Give birth to a nervous personality could boost your chances of being stung by a dog.
Results from a recent survey compiled by the University of Liverpool be being presented that those who scored as being more “emotionally stable” on a make-up test were less likely to be bitten by a dog.
The research could suffer with consequences for anyone who has ever cowered in the presence of a dog, even if they may not be masterful to control their emotional responses enough to avoid being bitten.
Mavens say that although a dog’s reason for becoming excited or upset may be hard to pinpoint, the fightings that follow will most likely depend on how a person react ti to the animal.
While a nervous person would be bitten, a confident woman wouldn’t.
“So why’s that?” said Julie Speyer, a certified dog behaviour counselor in Toronto. “Well, the nervous one probably gave cues causing the dog to escalate.”
Cues can be all sorts of things an anxious person authority do in an uncomfortable situation. Sudden body movements, high-pitched voices and notwithstanding the hormones we release when we’re nervous can distress dogs. Speyer says they can pay attention to a human’s heart change pace, causing them to think something is inexpedient simply because something has changed.
People who are prone to emotionally inconstant tendencies are more likely to give off these triggers.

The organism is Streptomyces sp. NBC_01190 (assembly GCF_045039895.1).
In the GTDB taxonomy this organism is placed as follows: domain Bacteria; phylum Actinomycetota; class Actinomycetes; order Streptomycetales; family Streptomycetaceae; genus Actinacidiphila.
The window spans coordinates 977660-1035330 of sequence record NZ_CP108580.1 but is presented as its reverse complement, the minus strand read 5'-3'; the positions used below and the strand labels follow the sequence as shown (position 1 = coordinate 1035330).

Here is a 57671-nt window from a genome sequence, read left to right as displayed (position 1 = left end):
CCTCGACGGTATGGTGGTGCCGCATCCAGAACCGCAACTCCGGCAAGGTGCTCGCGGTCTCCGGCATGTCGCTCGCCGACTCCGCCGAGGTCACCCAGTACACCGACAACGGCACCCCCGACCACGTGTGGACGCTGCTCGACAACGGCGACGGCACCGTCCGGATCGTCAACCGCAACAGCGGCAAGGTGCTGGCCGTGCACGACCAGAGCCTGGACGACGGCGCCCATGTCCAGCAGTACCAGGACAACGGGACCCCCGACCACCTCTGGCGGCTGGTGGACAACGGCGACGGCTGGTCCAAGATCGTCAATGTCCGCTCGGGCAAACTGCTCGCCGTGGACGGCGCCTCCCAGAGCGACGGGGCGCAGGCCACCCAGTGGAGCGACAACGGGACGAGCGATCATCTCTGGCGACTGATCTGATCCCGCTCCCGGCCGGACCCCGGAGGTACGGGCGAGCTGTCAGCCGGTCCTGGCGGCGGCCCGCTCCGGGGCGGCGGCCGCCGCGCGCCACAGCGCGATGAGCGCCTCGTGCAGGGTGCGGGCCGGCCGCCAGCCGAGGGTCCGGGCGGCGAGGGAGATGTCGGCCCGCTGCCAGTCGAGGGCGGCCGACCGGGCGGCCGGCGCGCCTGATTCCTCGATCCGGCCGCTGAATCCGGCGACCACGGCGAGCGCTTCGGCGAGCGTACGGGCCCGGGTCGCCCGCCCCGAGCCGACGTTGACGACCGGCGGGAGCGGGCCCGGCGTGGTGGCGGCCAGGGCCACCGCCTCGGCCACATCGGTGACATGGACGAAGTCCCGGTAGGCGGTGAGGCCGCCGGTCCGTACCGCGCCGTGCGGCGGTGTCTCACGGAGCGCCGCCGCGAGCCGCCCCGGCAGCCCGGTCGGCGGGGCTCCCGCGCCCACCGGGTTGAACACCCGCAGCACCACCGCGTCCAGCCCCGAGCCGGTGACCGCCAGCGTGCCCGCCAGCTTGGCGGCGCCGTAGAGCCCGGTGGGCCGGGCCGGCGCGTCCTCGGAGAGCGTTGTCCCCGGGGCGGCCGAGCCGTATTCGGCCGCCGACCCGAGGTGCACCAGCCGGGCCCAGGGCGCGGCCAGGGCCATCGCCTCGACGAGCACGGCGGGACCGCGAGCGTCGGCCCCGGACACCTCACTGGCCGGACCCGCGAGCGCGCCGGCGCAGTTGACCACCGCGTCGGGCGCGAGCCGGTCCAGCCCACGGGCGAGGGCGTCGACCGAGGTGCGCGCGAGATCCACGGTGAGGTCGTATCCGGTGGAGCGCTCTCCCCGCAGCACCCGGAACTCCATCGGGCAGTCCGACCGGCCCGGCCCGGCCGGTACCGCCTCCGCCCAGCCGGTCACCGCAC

“There are diverse reasons why dogs can get into that state, but once they befit highly agitated, any sudden movement and sound can cause them to go from the defensive to the rotten. And we find that those personality types tend to make those stirrings [that] cause dogs to make that switch,” Speyer put.
Dog owners have long stood by the theory that the savages pick up on social cues and human emotion.
‘She could sense I was in a dither.’ – Tanner Young-Shultz
Tanner Young-Shultz of Toronto owns a golden retriever/Faithful Pyrenees named Riley whom he says is extremely sweet-tempered.
But two months ago, when he performed her to the vet to get fixed, she became aggressive with other dogs in the waiting precinct.
Young-Shultz recalled being quite anxious before Riley’s way and attributes her out-of-character behaviour to his own feelings.
“She could sense I was nervous. She didn’t recognize what was going on, but she definitely knew something was up,” Young-Shultz said.
Past studies on dog bites are mostly circumscribed to hospital records, which only track serious incidents. This new learning aimed to get a better understanding of dog bite incidents, whether those who were stung were admitted to hospital or not. The study surveyed 694 people in northern England.
The appraisal included dog ownership and bite history, demographics, health and a personality exam.
Dr. Carri Westgarth, the lead author of the study, believes this information could lead to fewer dog bites.
“The link to personality could be fruitful here. It may be a good use of resources, if found to be true, to target dog bite curbing programs towards people that are more likely to be bitten,” rumours Westgarth, a researcher at the Institute of Infection and Global Health at the University of Liverpool..
The reading is published in the Journal of Epidemiology and Community Health.